Not only did these developments highlight the increased needs of merchants, but they also pressured issuers to assume the roles of noncard based account solutions, such as wireless phones and chip-based devices. This challenged the ability of issuing banks to maintain the same brand recognition of the payment system and banks.

One final consequence of the growth of e-commerce has been the rise of an entirely new network participant: the Payment Service Provider (PSP) or Payment Facilitator (PF). These new third parties (PSP is the Visa term, PF is used by MasterCard) provide the payment link needed by internetbased retailers to complete an e-commerce sale transaction.

Simply put, the PSP integrates with the merchant’s shopping cart, is called upon demand, and forwards the transaction to the appropriate endpoint. But if this basic description presented the full value of the PSP, it wouldn’t be nearly as exciting for merchants as it has turned out to be. In creating the PSP/PF concept, the bankcard payment systems finally reached out to the newer, thriftier entrepreneur.

As previously mentioned, card acceptance for a retailer was created through a merchant services agreement between the merchant and his or her acquiring bank. Banks had fairly conservative standards for merchants, such as length of time in business, level of capital, established credit histories with vendors, and other business viability measures carried over from bank lending. Many smaller, newer firms could not meet those standards and were relegated to accepting cash only. The new PSPs changed this.

PSPs now represent the “merchant” within the bankcard payment system. And when properly certified, they may accept sub-merchants for whom they process. These submerchants do not normally have to meet all of the exacting standards needed to be a full merchant. It’s the perfect solution for internet startups.

Sub-merchants must still sign an agreement between themselves and the PSP and acquirer (and agree to follow Operating Regulations), but the PSP provides a somewhat nurturing environment as submerchants develop. And if the sub-merchants’ success leads to higher volumes, they can keep their processing arrangements with their PSP and transition to a full merchant relationship with the acquirer. The PSP system has led to an explosion in the number of “cottage” businesses that can now accept cards for payment over the internet.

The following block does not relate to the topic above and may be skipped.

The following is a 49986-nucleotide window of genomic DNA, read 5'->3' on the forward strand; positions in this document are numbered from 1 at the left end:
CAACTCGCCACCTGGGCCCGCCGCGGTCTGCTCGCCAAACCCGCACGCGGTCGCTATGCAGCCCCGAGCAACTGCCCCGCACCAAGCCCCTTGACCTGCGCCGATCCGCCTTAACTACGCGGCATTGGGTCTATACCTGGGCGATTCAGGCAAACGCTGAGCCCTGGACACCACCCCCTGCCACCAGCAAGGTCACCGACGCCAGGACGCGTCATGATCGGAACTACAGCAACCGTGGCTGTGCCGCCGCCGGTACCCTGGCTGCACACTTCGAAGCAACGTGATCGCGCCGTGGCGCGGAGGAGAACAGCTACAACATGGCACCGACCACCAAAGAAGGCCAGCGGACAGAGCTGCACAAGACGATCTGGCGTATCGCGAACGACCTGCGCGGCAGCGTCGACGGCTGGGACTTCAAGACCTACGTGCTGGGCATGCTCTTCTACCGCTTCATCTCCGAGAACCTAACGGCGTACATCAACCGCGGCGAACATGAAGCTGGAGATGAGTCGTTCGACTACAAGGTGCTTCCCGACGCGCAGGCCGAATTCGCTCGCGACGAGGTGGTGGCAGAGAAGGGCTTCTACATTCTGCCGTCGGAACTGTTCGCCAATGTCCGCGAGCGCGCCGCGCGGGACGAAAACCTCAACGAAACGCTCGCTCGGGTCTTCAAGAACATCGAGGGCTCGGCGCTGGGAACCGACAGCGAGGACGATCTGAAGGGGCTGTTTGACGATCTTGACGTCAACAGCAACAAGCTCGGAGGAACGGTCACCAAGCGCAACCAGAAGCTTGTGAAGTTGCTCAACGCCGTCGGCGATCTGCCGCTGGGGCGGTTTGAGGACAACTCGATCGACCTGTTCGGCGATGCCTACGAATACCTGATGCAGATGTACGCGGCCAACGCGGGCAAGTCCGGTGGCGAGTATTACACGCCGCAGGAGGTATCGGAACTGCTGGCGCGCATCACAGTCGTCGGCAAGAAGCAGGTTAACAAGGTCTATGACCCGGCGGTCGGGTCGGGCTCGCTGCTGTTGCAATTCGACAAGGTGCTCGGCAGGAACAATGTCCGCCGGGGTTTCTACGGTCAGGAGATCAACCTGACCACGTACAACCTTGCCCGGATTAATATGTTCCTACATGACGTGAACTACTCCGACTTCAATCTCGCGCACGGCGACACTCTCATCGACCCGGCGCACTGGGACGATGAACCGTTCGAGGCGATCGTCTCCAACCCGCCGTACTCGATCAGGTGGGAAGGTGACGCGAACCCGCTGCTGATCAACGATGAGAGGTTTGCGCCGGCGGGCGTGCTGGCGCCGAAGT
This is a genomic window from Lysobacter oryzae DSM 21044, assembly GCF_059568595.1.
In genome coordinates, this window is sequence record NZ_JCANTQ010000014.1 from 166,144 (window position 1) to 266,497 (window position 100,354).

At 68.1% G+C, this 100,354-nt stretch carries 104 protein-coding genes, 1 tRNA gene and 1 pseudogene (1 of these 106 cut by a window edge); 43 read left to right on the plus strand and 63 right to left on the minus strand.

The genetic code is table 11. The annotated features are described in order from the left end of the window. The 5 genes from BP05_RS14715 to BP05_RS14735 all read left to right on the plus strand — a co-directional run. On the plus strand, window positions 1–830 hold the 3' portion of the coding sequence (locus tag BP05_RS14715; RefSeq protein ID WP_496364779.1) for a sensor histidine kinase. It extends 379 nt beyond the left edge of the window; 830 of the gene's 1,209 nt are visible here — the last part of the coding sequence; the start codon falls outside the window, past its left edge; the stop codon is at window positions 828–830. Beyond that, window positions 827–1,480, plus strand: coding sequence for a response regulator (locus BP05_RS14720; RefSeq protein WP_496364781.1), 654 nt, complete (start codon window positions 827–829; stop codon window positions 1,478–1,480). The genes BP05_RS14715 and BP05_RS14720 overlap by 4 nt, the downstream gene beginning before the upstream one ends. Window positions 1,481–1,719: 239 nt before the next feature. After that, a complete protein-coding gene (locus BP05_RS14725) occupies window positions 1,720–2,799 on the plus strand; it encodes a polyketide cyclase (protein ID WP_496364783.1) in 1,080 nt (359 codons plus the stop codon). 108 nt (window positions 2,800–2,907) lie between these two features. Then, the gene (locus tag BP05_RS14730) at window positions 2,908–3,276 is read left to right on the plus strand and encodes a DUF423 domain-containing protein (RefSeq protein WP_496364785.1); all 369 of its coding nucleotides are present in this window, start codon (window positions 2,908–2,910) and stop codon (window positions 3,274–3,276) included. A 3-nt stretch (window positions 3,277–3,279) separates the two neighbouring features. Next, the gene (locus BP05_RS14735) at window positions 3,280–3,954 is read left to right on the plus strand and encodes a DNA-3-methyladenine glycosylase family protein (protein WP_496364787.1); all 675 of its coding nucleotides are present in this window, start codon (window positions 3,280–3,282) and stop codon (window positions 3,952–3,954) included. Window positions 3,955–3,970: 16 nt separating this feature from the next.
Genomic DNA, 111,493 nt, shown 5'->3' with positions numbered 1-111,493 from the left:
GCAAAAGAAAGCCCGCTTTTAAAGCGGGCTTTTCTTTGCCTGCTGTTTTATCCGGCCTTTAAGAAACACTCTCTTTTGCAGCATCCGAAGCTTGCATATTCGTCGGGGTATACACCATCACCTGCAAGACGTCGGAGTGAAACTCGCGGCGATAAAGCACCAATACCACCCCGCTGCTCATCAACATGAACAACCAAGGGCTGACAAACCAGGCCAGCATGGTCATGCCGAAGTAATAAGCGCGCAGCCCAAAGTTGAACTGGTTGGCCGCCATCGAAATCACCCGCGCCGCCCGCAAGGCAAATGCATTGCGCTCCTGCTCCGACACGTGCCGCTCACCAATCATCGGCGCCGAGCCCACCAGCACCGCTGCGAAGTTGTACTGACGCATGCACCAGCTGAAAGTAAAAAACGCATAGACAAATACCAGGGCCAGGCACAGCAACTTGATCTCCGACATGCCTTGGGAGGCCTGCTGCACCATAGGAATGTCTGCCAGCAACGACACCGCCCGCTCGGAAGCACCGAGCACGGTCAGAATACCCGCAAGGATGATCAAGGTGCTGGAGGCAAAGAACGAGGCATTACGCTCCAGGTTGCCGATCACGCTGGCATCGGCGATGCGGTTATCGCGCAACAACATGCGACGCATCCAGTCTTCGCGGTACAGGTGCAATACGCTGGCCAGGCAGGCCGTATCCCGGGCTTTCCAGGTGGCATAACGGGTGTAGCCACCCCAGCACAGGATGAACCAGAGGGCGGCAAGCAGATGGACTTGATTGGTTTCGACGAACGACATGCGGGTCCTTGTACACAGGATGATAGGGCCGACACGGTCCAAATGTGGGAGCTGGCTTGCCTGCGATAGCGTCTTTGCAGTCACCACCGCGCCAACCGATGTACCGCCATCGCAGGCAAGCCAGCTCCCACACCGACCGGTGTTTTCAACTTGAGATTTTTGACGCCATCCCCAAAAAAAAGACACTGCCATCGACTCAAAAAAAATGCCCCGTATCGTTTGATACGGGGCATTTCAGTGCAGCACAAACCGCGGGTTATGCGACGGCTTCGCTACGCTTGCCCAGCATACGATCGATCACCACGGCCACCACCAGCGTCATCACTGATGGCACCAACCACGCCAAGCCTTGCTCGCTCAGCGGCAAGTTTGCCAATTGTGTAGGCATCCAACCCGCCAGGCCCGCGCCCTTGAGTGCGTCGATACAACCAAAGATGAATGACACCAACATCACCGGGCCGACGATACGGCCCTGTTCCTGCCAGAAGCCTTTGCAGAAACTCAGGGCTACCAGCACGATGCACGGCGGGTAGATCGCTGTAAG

With all of these opportunities, how does an Internet retailer choose the best solution? One approach many have found successful is to choose a PSP with a holistic payments solution. What does that mean? Let’s take a minute to review some of the key processes any e-commerce merchant needs.

There are six key elements to the e-commerce value chain: portal management, attracting consumers, content management, merchandising, payments, and fulfillment. Some PSPs focus on the narrow definition of payments. Others can bring referral partners and established integrators to a solution that gets the business up and running quickly. PSPs also offer an expanded breadth of payments in multiple geographical offerings. The established bankcard giants in the United States — Visa and MasterCard — are not necessarily the preferred solution for consumers in other countries. For example, German consumers prefer to pay using Direct Debit ELV and Giropay; French consumers primarily use Carte Bleu; those in the Netherlands prefer iDeal; the Japanese use JCB cards widely; South Koreans use the LG card. And all of these consumers universally prefer to see prices in their local currencies.

If the payments solution provider is

U.S.-centric and does not support — or only minimally supports — alternative payments, languages, and currencies, their merchants and sub-merchants will struggle to draw customers from outside their region.

With that said, not all PSPs are authorized to provide payment services in all areas. The major payment systems, Visa and MasterCard, divide the globe into regions: six regions for Visa, five for MasterCard. PSPs must meet stringent business requirements before they are authorized to process and settle transactions within a region. Multi-region PSPs are available, and prospective e-commerce merchants know to choose a solution provider with the broadest possible reach.


The goal of this white paper is to provide a fundamental overview on payment systems, how they evolved, how they work, and important considerations for digital e-commerce retailers. The bankcard payment systems have been hugely successful over the past fifty years. But there are new challengers, and the needs of merchants are continually evolving. It is, and will continue to be, a fascinating story to watch.

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Thomas Kossler

is a 40-year veteran of the credit card industry, having worked with both privatelabel and general purpose card programs, ATM networks, and with most major acquirers. Mr. Kossler is a former member of the 2Checkout board of advisors.